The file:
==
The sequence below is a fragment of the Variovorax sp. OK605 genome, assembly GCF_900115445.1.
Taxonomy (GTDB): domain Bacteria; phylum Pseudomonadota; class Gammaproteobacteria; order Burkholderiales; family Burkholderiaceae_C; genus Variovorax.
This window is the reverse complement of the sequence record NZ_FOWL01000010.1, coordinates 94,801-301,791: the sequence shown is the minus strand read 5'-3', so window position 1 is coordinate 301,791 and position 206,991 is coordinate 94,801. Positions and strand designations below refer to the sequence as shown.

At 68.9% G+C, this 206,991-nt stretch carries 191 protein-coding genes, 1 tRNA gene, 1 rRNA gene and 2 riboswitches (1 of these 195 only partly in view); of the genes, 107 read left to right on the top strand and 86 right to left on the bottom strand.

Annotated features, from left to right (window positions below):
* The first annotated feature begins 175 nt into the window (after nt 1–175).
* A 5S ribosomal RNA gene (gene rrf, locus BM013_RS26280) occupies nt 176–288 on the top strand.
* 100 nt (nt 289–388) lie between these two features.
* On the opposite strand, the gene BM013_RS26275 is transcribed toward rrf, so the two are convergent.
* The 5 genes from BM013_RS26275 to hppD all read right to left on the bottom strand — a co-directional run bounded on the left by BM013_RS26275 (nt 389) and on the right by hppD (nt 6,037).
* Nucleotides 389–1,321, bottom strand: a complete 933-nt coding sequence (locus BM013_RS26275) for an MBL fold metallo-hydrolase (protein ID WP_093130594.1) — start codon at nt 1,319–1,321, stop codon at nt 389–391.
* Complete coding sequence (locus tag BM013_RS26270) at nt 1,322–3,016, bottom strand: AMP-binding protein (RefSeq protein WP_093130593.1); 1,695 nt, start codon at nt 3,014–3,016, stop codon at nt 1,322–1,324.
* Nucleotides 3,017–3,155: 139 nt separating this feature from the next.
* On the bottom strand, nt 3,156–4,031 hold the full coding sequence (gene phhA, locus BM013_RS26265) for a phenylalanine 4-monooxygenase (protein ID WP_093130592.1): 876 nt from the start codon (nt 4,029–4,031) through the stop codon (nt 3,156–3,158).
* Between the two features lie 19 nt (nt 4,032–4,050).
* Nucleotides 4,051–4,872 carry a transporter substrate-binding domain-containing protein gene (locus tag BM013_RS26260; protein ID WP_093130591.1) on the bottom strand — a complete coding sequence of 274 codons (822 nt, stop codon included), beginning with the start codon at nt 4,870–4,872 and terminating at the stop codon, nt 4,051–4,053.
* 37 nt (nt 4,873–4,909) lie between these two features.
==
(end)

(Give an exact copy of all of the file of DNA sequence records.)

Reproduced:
The sequence below is a fragment of the Variovorax sp. OK605 genome, assembly GCF_900115445.1.
Taxonomy (GTDB): domain Bacteria; phylum Pseudomonadota; class Gammaproteobacteria; order Burkholderiales; family Burkholderiaceae_C; genus Variovorax.
This window is the reverse complement of the sequence record NZ_FOWL01000010.1, coordinates 94,801-301,791: the sequence shown is the minus strand read 5'-3', so window position 1 is coordinate 301,791 and position 206,991 is coordinate 94,801. Positions and strand designations below refer to the sequence as shown.

At 68.9% G+C, this 206,991-nt stretch carries 191 protein-coding genes, 1 tRNA gene, 1 rRNA gene and 2 riboswitches (1 of these 195 only partly in view); of the genes, 107 read left to right on the top strand and 86 right to left on the bottom strand.

Annotated features, from left to right (window positions below):
* The first annotated feature begins 175 nt into the window (after nt 1–175).
* A 5S ribosomal RNA gene (gene rrf, locus BM013_RS26280) occupies nt 176–288 on the top strand.
* 100 nt (nt 289–388) lie between these two features.
* On the opposite strand, the gene BM013_RS26275 is transcribed toward rrf, so the two are convergent.
* The 5 genes from BM013_RS26275 to hppD all read right to left on the bottom strand — a co-directional run bounded on the left by BM013_RS26275 (nt 389) and on the right by hppD (nt 6,037).
* Nucleotides 389–1,321, bottom strand: a complete 933-nt coding sequence (locus BM013_RS26275) for an MBL fold metallo-hydrolase (protein ID WP_093130594.1) — start codon at nt 1,319–1,321, stop codon at nt 389–391.
* Complete coding sequence (locus tag BM013_RS26270) at nt 1,322–3,016, bottom strand: AMP-binding protein (RefSeq protein WP_093130593.1); 1,695 nt, start codon at nt 3,014–3,016, stop codon at nt 1,322–1,324.
* Nucleotides 3,017–3,155: 139 nt separating this feature from the next.
* On the bottom strand, nt 3,156–4,031 hold the full coding sequence (gene phhA, locus BM013_RS26265) for a phenylalanine 4-monooxygenase (protein ID WP_093130592.1): 876 nt from the start codon (nt 4,029–4,031) through the stop codon (nt 3,156–3,158).
* Between the two features lie 19 nt (nt 4,032–4,050).
* Nucleotides 4,051–4,872 carry a transporter substrate-binding domain-containing protein gene (locus tag BM013_RS26260; protein ID WP_093130591.1) on the bottom strand — a complete coding sequence of 274 codons (822 nt, stop codon included), beginning with the start codon at nt 4,870–4,872 and terminating at the stop codon, nt 4,051–4,053.
* 37 nt (nt 4,873–4,909) lie between these two features.